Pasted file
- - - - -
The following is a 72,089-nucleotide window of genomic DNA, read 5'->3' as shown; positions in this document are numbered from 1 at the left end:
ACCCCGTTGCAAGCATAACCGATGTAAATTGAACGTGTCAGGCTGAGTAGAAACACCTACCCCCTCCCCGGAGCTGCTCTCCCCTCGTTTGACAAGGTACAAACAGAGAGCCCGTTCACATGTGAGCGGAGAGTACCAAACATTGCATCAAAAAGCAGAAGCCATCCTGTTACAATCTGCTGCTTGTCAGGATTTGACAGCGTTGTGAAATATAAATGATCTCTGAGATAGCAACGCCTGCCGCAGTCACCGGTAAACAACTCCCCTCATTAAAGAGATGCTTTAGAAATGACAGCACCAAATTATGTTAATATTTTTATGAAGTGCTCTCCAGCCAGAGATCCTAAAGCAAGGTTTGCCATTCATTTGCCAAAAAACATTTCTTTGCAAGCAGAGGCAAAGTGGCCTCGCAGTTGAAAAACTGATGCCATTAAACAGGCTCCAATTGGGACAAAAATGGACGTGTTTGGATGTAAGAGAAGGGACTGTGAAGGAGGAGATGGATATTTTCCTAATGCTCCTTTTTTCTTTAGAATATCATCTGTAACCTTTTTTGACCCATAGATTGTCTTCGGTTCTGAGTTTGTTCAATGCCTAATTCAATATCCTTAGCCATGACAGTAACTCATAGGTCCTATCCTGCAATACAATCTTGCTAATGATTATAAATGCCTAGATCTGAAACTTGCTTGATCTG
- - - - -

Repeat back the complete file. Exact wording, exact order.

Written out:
The following is a 72,089-nucleotide window of genomic DNA, read 5'->3' as shown; positions in this document are numbered from 1 at the left end:
ACCCCGTTGCAAGCATAACCGATGTAAATTGAACGTGTCAGGCTGAGTAGAAACACCTACCCCCTCCCCGGAGCTGCTCTCCCCTCGTTTGACAAGGTACAAACAGAGAGCCCGTTCACATGTGAGCGGAGAGTACCAAACATTGCATCAAAAAGCAGAAGCCATCCTGTTACAATCTGCTGCTTGTCAGGATTTGACAGCGTTGTGAAATATAAATGATCTCTGAGATAGCAACGCCTGCCGCAGTCACCGGTAAACAACTCCCCTCATTAAAGAGATGCTTTAGAAATGACAGCACCAAATTATGTTAATATTTTTATGAAGTGCTCTCCAGCCAGAGATCCTAAAGCAAGGTTTGCCATTCATTTGCCAAAAAACATTTCTTTGCAAGCAGAGGCAAAGTGGCCTCGCAGTTGAAAAACTGATGCCATTAAACAGGCTCCAATTGGGACAAAAATGGACGTGTTTGGATGTAAGAGAAGGGACTGTGAAGGAGGAGATGGATATTTTCCTAATGCTCCTTTTTTCTTTAGAATATCATCTGTAACCTTTTTTGACCCATAGATTGTCTTCGGTTCTGAGTTTGTTCAATGCCTAATTCAATATCCTTAGCCATGACAGTAACTCATAGGTCCTATCCTGCAATACAATCTTGCTAATGATTATAAATGCCTAGATCTGAAACTTGCTTGATCTG